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Pedro Hall-worthy, and memorable Met

Pedro Martinez takes his deserved spot among baseball's immortals Tuesday, and though he won’t be wearing a New York Mets cap into the Hall of Fame, his time with the team was significant and well worth remembering.

Martinez becomes the 14th player and fifth pitcher in Mets history to be enshrined in Cooperstown. The other pitchers are Tom Seaver, Tom Glavine, Nolan Ryan and Warren Spahn.

Martinez signed a four-year contract with the Mets which paid him upwards of $50 million from 2005 to 2008. His signing in Dec. 2004 was the first in a series of bold moves by general manager Omar Minaya that transformed the Amazin's into pennant contenders.

Martinez’s Mets career was one that featured times of brilliance but also of quite a bit of frustration, as he had just one injury-free season.

Highest K per 9 by Mets P
Minimum 50 Career Starts

It was a heck of a season, that 2005, when Martinez went 15-8 with a 2.82 ERA and a league-leading 0.95 WHIP. He should have won more than that, but took no-decisions in games in which the Mets failed to hold 8-0 and 3-1 leads after standout Martinez outings.

His most memorable start as a Met may have been his second one, when he pitched a complete-game two-hitter to beat the Atlanta Braves and John Smoltz, 6-1, for Willie Randolph's first win as manager. Martinez also pitched a two-hit complete game with 12 strikeouts against the Houston Astros, and a well-remembered six-hit shutout against the Braves in mid-September.

Martinez made a bid for the first no-hitter in Mets history when he took one through one out in the eighth inning against the Los Angeles Dodgers, only to be done in by an Antonio Perez triple and a subsequent two-run homer by Jayson Werth in a tough-luck 2-1 loss.

He was also good for some comic relief. In June of that season, the Shea Stadium sprinkler system went off mid-game of a start against the Arizona Diamondbacks. Martinez paused and laughed as he walked through the spray, then went back to work and earned a 6-1 win with eight impressive innings.

The next three seasons featured stops and starts due to arm trouble, and the Mets never got to see him at his best again. He got off to a great start in 2006 -- winning five straight decisions, including his 200th career game -- but injuries forced him to miss the postseason. He would reach another milestone by recording his 3,000th strikeout in 2007, but was never the same after the early part of 2006.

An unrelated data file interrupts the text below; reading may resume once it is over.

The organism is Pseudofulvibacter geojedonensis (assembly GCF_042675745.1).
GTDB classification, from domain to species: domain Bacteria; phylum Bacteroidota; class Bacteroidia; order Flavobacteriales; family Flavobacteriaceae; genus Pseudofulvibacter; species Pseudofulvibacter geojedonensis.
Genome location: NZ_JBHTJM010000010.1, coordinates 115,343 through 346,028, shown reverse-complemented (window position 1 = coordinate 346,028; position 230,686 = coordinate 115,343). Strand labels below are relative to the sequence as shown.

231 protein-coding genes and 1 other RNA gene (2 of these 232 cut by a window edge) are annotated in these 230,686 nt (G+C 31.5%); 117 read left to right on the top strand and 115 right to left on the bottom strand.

Martinez finished his stint with the Mets at 32-23 with a 3.88 ERA in 79 starts.

He also enjoyed great success against the Mets. His 12 wins against them are his second-most versus any team.

Martinez is one of four pitchers to start his career by winning his first 10 decisions against the Mets. The others are Juan Marichal, Sandy Koufax and Larry Jackson. At the time of his 10th win against them, he was 10-0 with a 1.46 ERA.

Martinez's 2.21 career ERA against the Mets is the second-best of anyone with at least 10 starts against them since Martinez first faced them in 1993. Only Steve Avery’s 2.00 in that span is better.

Martinez's best performances against the Mets came from 1994 to 1996, when he pitched a shutout in each season -- a three-hitter in 1994, a four-hitter in 1995 and a two-hitter in 1996. In the first one, he beat Dwight Gooden. In the last, he carried a no-hit bid through 6 1/3 innings.

There was symmetry to his success.

Martinez’s first major-league win came against the Mets on May 5, 1993. He pitched two innings of scoreless relief and got the victory when the Dodgers rallied for two runs in the eighth inning for a 6-5 win. His last regular-season win also came against the Mets, when he pitched eight scoreless innings in a 1-0 win for the Philadelphia Phillies on Sept. 13, 2009.

Martinez finished his major-league career with 219 wins and 100 losses. His .687 career winning percentage ranks second among those who made at least 200 starts since 1900, trailing only Whitey Ford (.690). That's elite company, indeed, as is his status as an all-time great.